[Ενημέρωση για το 12ο γύρο στη Γερμανική γλώσσα ΕΔΩ]
-----------Is TTIP in crisis?
by Bernd Riegert
The free trade negotiations between the EU and the US in Brussels this week are not going well. This time the Americans are dragging their feet, and there’s talk of a trimmed-down version of TTIP.
Aside from the actual negotiators, Bernd Lange is one of the few who has access to the secret documents of the free trade negotiations between the European Union (EU) and the USA. It is fair to say that Lange is well informed. He chairs the European Parliament’s International Trade Committee and is the official rapporteur for the controversial Transatlantic Trade and Investment Partnership (TTIP).
This week, the 12th round of negotiations is taking place in Brussels. Lange, a Social Democrat from the German state of Lower Saxony, believes the talks are not making much headway. Of the 25 chapters up for negotiation, the Americans have taken a clear position on less than half, Lange told DW.
"TTIP is in crisis," he said. "But only one of the negotiating partners is sick: the United States. They clearly have to step up their efforts and make a move towards the Europeans."
That is not how US Trade Representative Michael Froman sees it. "We have made good progress in the past six months," he said ahead of new negotiations on Monday.
The disagreement is likely to continue as they have yet to tackle some of the most contentious issues. For instance, where and how should investors settle disputes with states? Which industry standards will apply, for example in mechanical engineering? And what are the procedures for transatlantic public procurement? All these problems have yet to be solved.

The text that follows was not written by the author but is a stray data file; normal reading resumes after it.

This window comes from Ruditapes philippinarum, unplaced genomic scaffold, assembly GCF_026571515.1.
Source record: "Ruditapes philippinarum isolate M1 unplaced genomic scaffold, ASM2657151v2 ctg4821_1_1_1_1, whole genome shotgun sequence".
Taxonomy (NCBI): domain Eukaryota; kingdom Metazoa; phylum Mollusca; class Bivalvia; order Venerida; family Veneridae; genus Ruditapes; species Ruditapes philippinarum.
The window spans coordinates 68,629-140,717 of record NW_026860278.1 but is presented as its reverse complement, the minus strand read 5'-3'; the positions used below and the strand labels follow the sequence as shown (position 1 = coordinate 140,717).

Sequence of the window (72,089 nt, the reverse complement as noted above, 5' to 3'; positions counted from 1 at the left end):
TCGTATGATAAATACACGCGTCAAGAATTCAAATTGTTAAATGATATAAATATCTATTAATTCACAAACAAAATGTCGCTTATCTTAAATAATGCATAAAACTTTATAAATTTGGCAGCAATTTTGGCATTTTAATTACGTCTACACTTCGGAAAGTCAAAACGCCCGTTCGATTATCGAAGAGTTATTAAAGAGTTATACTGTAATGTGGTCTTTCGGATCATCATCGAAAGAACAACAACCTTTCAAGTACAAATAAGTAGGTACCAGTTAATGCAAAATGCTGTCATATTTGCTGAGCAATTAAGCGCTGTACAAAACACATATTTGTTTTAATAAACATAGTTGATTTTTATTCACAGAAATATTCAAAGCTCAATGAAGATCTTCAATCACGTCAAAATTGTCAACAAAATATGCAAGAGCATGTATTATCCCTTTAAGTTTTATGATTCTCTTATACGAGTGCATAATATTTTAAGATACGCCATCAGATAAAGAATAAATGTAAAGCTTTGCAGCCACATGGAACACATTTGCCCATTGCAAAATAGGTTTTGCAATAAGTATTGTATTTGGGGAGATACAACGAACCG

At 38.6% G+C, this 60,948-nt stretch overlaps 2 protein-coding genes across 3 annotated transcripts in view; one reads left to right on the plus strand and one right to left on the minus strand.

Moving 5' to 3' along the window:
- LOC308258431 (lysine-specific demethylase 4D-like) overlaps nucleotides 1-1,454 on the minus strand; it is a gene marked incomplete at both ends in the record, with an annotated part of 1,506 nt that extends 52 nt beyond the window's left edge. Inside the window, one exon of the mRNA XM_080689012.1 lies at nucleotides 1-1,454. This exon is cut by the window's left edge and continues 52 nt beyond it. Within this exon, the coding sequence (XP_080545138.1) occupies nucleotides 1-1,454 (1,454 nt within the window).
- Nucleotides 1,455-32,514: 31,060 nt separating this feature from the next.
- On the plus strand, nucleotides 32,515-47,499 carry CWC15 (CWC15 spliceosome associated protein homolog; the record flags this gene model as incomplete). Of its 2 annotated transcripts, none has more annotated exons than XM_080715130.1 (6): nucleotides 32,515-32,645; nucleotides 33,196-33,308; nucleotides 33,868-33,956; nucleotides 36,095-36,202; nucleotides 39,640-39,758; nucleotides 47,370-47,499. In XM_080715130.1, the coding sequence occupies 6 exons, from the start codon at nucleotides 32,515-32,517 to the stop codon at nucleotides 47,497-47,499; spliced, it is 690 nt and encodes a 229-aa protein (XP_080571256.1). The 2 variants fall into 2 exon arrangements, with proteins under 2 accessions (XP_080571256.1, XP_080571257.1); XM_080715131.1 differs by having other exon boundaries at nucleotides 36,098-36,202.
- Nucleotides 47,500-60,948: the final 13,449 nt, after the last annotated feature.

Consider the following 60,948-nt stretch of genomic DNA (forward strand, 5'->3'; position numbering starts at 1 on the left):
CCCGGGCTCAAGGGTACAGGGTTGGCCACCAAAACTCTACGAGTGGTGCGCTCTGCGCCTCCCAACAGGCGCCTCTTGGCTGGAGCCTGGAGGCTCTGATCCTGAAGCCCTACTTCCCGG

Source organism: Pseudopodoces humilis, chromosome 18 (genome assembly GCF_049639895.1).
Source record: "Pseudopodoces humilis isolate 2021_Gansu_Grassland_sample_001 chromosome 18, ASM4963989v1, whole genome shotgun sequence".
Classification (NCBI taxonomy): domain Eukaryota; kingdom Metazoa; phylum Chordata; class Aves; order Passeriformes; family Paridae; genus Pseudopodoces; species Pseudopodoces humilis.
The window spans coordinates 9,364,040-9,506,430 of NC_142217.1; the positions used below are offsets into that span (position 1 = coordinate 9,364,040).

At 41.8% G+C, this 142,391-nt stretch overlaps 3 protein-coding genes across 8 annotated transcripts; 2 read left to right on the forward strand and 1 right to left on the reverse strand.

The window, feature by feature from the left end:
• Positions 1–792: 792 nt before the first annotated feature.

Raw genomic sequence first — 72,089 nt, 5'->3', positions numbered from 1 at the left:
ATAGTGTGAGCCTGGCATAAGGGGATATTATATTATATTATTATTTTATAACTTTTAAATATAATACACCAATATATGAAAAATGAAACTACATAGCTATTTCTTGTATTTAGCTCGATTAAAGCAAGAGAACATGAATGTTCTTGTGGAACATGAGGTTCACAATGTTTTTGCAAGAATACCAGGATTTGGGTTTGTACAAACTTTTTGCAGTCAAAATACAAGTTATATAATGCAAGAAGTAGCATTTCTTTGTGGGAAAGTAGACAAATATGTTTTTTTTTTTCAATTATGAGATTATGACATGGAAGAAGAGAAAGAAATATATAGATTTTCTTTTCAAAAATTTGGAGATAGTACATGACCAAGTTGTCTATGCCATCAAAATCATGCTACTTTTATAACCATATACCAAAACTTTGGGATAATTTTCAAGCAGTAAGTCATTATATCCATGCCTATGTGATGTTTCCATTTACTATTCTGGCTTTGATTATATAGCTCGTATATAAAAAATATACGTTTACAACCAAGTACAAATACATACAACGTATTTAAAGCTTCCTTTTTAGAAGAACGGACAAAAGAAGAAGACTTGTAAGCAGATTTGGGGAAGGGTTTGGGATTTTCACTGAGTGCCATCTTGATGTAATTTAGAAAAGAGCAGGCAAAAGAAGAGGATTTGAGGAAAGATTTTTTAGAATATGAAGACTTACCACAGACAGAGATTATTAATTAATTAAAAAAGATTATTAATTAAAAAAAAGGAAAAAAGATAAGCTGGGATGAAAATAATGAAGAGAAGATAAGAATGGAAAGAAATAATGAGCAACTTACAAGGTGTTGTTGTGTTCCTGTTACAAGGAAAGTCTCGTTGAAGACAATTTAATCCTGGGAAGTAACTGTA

Running out of time
Negotiations are currently in what insiders call the "middle game." First, the uncontroversial topics are dealt with, while tough issues are put off.
But for TTIP expert Bernd Lange, this is a risky strategy. Negotiators are running out of time, he warned. They have until July to produce a so-called consolidated text. If they miss that deadline, closing the deal before US President Barack Obama leaves office will be nearly impossible, Lange predicted.
Again, US Trade Representative Michael Fromann disagreed, arguing that a deal could be reached with or without Obama.
But pulling that off would require a lot of luck, said EU Trade Commissioner Cecilia Malmström: "It will not be easy."
In fact, with the US elections looming on the horizon, the situation is only likely to get worse, cautioned Lange. If the increasingly nationalistic Republicans get the upper hand following the November vote, they are likely to block new free trade agreements. If Democrats win, things won’t necessarily look up either. Many in the party are skeptical of free trade and worry about investor protection and workers’ rights. There is no time to lose, Lange said.